My husband and I often joke that when he gets on the bus or the train, the seat next to him is pretty much always the last one to get taken. Except it’s not a joke, it’s his reality. He claims not to mind, because it gives him a lot more space than the average commuter has. But, he did mind the day when a little old lady saw him coming, grabbed her purse tightly and hustled to cross to the opposite side of the road. He was dressed in a suit, walking to the bus stop on his way to work.

A year ago I was asked to record some video learning modules for a former client. On the day of recording I got to their offices and was asked “Is your hair going to be like that for the recording?”. Spoiler alert: it was, because that’s what the hair that’s on my head looks like. Ironically the video modules I was recording were on Diversity and Inclusion. But that’s a whole other story.

I have consoled a black friend who had the community police called on him at a park where he was playing with his bi-racial son who looks predominantly white. Quick thinking, he showed pictures on his phone to convince them that the child was in fact his own while everyone around stopped what they were doing and looked on in silence. He was shaken, embarrassed and angry. But not as angry as my white friend whose son looks predominantly black. When he was a baby she was out and about with him in the buggy, when a lady came up to have a peek.  On getting a closer look at the sleeping baby, the lady shook her finger and told my friend that she should be ashamed before spitting on the ground. My friend went home and cried that day. But as she told us the story months later, she was steely-eyed because that was just the first. By then she was used to the dirty looks and snide comments.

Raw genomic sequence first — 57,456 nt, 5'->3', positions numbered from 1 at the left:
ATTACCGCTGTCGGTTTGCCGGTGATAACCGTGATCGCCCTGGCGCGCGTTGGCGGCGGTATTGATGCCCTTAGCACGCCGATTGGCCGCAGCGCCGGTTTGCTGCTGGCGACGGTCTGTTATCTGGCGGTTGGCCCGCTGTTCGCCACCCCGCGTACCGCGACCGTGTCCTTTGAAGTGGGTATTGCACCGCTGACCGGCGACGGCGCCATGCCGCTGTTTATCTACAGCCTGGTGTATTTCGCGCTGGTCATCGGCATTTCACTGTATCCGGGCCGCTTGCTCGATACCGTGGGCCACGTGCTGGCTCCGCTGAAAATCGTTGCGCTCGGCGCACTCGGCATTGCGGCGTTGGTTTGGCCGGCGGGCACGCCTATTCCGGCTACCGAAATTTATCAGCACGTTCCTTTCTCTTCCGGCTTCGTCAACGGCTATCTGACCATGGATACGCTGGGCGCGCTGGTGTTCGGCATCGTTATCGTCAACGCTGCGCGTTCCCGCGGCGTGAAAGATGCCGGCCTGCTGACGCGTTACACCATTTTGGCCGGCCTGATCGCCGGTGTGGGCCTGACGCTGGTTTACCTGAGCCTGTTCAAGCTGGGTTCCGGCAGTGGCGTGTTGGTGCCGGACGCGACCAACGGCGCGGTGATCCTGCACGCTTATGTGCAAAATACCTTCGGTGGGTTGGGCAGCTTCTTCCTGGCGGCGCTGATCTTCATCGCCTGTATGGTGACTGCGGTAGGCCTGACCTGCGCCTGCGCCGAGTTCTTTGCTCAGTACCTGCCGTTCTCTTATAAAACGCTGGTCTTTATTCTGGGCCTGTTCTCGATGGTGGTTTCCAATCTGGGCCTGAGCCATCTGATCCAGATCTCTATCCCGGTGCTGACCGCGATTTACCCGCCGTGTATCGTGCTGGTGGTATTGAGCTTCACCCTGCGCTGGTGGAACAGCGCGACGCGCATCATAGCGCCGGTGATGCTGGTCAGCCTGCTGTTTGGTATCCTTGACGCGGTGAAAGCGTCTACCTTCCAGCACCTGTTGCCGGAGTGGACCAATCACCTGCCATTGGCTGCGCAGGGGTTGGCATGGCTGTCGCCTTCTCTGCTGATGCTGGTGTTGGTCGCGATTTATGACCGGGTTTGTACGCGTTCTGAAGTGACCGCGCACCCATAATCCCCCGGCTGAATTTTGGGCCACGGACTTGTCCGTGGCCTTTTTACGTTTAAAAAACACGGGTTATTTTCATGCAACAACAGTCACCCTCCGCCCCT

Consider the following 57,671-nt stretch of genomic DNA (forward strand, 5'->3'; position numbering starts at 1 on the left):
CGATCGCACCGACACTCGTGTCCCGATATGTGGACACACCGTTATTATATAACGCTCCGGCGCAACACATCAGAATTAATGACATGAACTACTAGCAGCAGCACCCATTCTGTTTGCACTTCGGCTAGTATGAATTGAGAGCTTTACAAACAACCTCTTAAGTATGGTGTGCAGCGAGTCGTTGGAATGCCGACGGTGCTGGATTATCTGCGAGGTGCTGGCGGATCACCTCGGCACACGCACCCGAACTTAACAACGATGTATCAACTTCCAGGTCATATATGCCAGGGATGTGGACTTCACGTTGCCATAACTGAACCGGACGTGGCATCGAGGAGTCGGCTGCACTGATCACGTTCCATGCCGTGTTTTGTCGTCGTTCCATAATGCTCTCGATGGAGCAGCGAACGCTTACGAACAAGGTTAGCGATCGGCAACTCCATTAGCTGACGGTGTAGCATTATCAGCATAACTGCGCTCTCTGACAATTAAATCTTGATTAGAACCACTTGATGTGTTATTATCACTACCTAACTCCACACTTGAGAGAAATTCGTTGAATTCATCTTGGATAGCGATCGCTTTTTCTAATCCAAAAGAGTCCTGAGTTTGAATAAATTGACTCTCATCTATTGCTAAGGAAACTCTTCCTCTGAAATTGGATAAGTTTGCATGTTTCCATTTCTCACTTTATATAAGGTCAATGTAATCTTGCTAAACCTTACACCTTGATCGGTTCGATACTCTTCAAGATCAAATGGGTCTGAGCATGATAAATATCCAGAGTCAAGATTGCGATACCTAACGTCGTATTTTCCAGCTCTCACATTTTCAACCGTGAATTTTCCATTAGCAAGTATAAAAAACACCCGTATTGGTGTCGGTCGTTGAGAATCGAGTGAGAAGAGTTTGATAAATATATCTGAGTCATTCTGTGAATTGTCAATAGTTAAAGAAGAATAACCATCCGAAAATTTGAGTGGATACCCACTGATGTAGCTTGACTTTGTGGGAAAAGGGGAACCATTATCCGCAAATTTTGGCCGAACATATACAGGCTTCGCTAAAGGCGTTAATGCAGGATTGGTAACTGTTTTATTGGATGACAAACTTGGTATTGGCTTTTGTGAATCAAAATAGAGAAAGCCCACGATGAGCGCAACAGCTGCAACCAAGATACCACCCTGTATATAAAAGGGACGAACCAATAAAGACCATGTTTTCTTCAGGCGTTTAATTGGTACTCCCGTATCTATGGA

Just before lockdown, I was travelling for work and a black child in school uniform tried to get on the bus. He didn’t have his student pass though, so the driver didn’t let him on. Fair enough. But I watched as 2 stops later, a white child without a student pass was let on without debate.

All those stories are minor ones. Small things. Other than hurt feelings, no one has any scars and we are all alive to tell the tale. But I have many many more stories like this and could tell them all day. And I’m sure many black people could do the same. Prejudice, privilege and racism in the UK maybe isn’t as in-your-face as it is in the US, but it is there. I live it. The fact that no one is dying, doesn’t make it ok.

Now that I’m a mother, raising black sons this is something that consumes my thoughts. At the moment they are tiny, but one day soon they will be big, strong, black men.

I intend to give my children every privilege possible and keep them safe for as long as possible. But I also have to send them into the world. And as I’ve illustrated above, the world isn’t always kind.

My future will involve some tough discussions as I explain to my sons that they live by different rules. There is no room for error, they must walk the straight and narrow and stay out of trouble. Because where there is trouble, the consequences for us are often different than the consequences for others. How will I explain to them that their skin colour, something out of their control, is the reason for different standing and treatment in society?

Yesterday morning I woke up and #WhiteLivesMatter was trending on Twitter along with #BlueLivesMatter, a deliberate misunderstanding making a mockery of our message. To be clear, the Black Lives Matter movement’s message is not now and has never been that only black lives are important. We are screaming that our house is burning down and asking for help to put out the fire. That doesn’t mean that your house isn’t important or doesn’t matter. We’re saying right now at this moment in time, can we make this house – the one that’s on fire, a priority. Or put another way:

 Is what we’re asking honestly so unreasonable?

I’ve written this post because I wish for my sons a world full of allies. Racism is happening every day all around us. It is real and it’s in our community. It’s something that we will always have to fight against, and the black community cannot do it alone. We need everyone to open their eyes to privilege, prejudice and discrimination. When you see it, call it out to help stamp it out. Don’t stay silent. Use your voice. Future generations are depending on us all and it’s within our collective power to have the discussions and take the actions that bring about change. I will not sit on the sidelines. I will not be silent. I am ready to work and I hope you join me.